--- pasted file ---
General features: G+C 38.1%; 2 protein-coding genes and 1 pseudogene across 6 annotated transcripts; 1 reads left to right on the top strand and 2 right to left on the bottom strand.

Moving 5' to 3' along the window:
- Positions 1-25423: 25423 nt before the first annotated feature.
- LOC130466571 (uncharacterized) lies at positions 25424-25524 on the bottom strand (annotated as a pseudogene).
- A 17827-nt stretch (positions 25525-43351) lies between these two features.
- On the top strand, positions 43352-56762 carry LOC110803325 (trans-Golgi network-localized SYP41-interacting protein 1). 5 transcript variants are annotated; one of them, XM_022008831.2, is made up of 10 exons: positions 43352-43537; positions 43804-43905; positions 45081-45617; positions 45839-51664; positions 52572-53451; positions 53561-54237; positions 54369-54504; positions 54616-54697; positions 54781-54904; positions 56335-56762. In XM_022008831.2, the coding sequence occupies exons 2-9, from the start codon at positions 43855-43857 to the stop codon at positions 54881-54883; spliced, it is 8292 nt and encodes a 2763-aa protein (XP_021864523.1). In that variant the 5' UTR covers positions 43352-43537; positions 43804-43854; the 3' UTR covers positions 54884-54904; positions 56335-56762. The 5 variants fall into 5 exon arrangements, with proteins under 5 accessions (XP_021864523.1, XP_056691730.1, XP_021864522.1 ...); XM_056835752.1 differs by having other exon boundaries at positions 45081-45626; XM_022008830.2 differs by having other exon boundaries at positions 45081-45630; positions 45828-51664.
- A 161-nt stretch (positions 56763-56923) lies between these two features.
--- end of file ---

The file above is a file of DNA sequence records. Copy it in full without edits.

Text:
General features: G+C 38.1%; 2 protein-coding genes and 1 pseudogene across 6 annotated transcripts; 1 reads left to right on the top strand and 2 right to left on the bottom strand.

Moving 5' to 3' along the window:
- Positions 1-25423: 25423 nt before the first annotated feature.
- LOC130466571 (uncharacterized) lies at positions 25424-25524 on the bottom strand (annotated as a pseudogene).
- A 17827-nt stretch (positions 25525-43351) lies between these two features.
- On the top strand, positions 43352-56762 carry LOC110803325 (trans-Golgi network-localized SYP41-interacting protein 1). 5 transcript variants are annotated; one of them, XM_022008831.2, is made up of 10 exons: positions 43352-43537; positions 43804-43905; positions 45081-45617; positions 45839-51664; positions 52572-53451; positions 53561-54237; positions 54369-54504; positions 54616-54697; positions 54781-54904; positions 56335-56762. In XM_022008831.2, the coding sequence occupies exons 2-9, from the start codon at positions 43855-43857 to the stop codon at positions 54881-54883; spliced, it is 8292 nt and encodes a 2763-aa protein (XP_021864523.1). In that variant the 5' UTR covers positions 43352-43537; positions 43804-43854; the 3' UTR covers positions 54884-54904; positions 56335-56762. The 5 variants fall into 5 exon arrangements, with proteins under 5 accessions (XP_021864523.1, XP_056691730.1, XP_021864522.1 ...); XM_056835752.1 differs by having other exon boundaries at positions 45081-45626; XM_022008830.2 differs by having other exon boundaries at positions 45081-45630; positions 45828-51664.
- A 161-nt stretch (positions 56763-56923) lies between these two features.